Rem 700 trigger - adjust or aftermarket?


March 27, 2008, 05:37 AM
Rem 700 VSSF .308 for paper punching and varmint/deer hunting (more paper punching than anything else)
Looking to get trigger pull in the 1.5lb range. I've seen articles about adjusting factory trigger, but I'm a little leary about adjusting this low. Anyone else adjusted theirs this light? I'm thinking about purchasing an aftermarket trigger. I'm looking closely at either Jard or Jewell. Anyone have experience with either, likes, dislikes etc. etc.

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Don't Tread On Me
March 27, 2008, 06:05 AM
Is this the older trigger, or the new X-mark pro trigger?

The older trigger can be adjusted, and be adjusted to a pretty decent pull. A pull that is much better than the new trigger. The newer X-mark is not really adjustable. They glue all the adjustment screws in. Will require heating to free them.

I don't believe they do that to piss people off. I believe the new design made of MIM parts loses its setting and as a solution they lock them down. People who have freed the adjustments and adjusted the trigger found that A] they couldn't safely adjust it down very much, although they did get some improvement - to get it where they wanted it, it caused issues they typically wouldn't have with the older trigger B] the setting would not hold. Thus, the likely reason Remington glues them down.

I had the X-mark. It's an improvement over the older trigger's factory pull. It is lighter and much more crisp. However, you're trapped at their setting, which is terrible for paper punching for tiny groups. Not a bad hunting trigger though. My solution? I bought the Rifle Basix trigger. It's set at about 1.5lbs when it came from the factory, it is the 12oz-1.5lb model. Incredibly better. Jard has a good reputation, and Jewell is often considered the best. Now I have two triggers. I can always go back an install the factory if I choose to sell the rifle and keep the aftermarket trigger for a different rifle or replacement. I have a spare incase of problems with the new trigger. Not a bad idea having more than one trigger anyway.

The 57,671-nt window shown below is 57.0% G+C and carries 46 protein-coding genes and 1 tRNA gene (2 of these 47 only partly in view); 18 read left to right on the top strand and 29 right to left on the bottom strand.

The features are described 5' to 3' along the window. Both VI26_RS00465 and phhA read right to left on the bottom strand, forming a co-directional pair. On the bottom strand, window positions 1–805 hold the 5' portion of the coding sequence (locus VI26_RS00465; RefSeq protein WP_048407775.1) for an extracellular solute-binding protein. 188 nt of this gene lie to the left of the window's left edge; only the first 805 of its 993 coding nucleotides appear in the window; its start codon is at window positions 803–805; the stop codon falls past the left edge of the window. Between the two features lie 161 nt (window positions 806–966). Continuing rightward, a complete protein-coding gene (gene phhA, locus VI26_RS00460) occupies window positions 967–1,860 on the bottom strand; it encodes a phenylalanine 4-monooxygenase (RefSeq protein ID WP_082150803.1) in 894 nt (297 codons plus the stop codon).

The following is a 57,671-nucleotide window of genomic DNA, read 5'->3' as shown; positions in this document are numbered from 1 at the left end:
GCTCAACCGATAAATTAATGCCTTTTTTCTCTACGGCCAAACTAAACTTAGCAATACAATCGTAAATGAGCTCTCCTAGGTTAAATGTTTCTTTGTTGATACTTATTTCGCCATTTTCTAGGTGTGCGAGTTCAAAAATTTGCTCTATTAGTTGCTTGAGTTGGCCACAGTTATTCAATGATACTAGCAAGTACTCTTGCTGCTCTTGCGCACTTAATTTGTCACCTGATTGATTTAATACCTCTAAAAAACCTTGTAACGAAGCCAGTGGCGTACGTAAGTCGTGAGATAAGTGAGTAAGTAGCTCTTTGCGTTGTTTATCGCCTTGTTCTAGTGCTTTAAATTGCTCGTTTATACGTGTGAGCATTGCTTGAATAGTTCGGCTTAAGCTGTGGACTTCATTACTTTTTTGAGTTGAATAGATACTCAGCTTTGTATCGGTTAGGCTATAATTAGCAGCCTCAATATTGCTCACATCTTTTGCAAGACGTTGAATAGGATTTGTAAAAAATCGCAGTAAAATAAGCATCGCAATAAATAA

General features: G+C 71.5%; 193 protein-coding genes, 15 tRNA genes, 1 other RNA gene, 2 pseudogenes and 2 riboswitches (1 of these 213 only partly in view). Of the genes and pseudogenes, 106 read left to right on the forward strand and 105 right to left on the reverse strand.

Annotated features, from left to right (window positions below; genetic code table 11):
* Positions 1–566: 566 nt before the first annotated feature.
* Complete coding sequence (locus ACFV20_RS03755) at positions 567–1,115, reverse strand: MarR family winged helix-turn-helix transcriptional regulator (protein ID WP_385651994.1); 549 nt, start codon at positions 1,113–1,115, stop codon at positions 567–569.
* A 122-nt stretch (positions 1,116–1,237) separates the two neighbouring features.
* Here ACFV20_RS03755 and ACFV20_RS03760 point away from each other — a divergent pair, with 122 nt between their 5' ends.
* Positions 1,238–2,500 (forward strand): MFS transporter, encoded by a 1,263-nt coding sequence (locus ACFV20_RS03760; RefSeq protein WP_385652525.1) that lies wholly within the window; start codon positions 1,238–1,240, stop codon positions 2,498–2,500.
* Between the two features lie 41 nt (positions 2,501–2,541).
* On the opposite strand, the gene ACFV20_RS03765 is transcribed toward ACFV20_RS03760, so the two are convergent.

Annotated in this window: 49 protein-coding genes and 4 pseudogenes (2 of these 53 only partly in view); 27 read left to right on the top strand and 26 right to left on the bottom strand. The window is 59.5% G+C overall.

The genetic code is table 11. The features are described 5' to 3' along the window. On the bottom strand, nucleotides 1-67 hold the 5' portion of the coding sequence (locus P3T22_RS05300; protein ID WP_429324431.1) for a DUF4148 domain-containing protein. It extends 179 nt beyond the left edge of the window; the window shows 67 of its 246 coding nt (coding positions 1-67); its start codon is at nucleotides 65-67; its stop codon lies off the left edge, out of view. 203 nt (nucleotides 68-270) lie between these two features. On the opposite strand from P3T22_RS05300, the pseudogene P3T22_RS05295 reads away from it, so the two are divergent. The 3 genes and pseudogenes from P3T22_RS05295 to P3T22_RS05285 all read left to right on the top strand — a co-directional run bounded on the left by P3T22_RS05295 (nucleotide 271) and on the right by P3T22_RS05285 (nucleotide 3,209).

March 27, 2008, 06:12 AM
I've owned several Jewels, they are top notch triggers, easily ajustable and even at the lightest settings, 2 ounces, safe as can be. I highly reccomend them.

Remington triggers can be lightened somewhat and still be safe, but there is a very fine line between a good trigger and a unsafe trigger..Spend the money and buy the Jewel, you will not be disappointed.

March 27, 2008, 11:18 AM
Definitely try adjustment first, it's free after all! If you are concerned about the trigger's safety, then test it after adjusting. Bang the stock against the ground, flip the safety on and off, ect.. Basically, try to replicate anything that can happen in the field (unloaded of course). I got the trigger down to a very low setting with just a tiny bit of creep, but no overtravel. If you can't get the trigger to what you want safely, then by all means go aftermarket. Of course YMMV, but I am perfectly fine with the stock trigger on my old ADL.

March 27, 2008, 12:13 PM
I can't stress enough that you get what you pay for in a Jewell. I wasted my time and money with a Rifle Basix, then made the jump to a Jewell. Now I have Jewell triggers on all of my long range stuff (including a Rem 700P).

Go with the Jewell.

March 27, 2008, 12:48 PM
I own a Rifle Basix, a Jard, and a Jewell.

Rifle Basix - For under $100 it will truly improve upon your stock trigger. It still may have some creep and excess travel, but for a deer hunting trigger it sure is an improvement. It won't make a match trigger and you'll be disappointed if you want a match trigger, but it sure makes a good hunting trigger for the money.

Jard - For over $100 it is a great improvement, very adjustable, and with patience you can eliminate or almost eliminate creep, you can set overtravel where you want it, and can select the trigger pull you want. Truly a great step above Rifle Basix and most factory triggers.

Jewell - Now we're near or over $200, and what a difference. Yes, with this trigger you get what you pay for. But if you don't want a truly special match quality trigger, you don't have to spend so much money.

It's your wallet. You decide.

March 27, 2008, 12:48 PM
Paper, Varmint, Deer. You really have three different sets of qualifications and three different trigger settings. 1.5lbs for deer isn't a good idea. Adreniline will get you setting off the round before you mean to and without remembering touching the trigger. For deer a very crisp 3.5 to 4 lbs is the right area. While paper on the other end of our spectrum can be as light as safety will allow. Remington factory triggers are capable of adjustments to about 2.5 lb safely. Done by the right smith it will feel like 1.5 lb. There really isn't much difference between a light trigger and a very crisp trigger. If you want the rifle to do all three I would put the trigger at a very crisp 3 or 3.5 lb.

Tim Galyean
March 27, 2008, 05:26 PM
Triggers are like hookers, you get what you pay for. Buy the Jewell.

March 27, 2008, 06:53 PM
I adjusted my factory trigger down to around 3lbs but I still wasn't happy so I went out and bought a jewell hvr. I love it. It seems like a lot of money but once you buy it and install it you will ask yourself what took so long.

March 27, 2008, 07:40 PM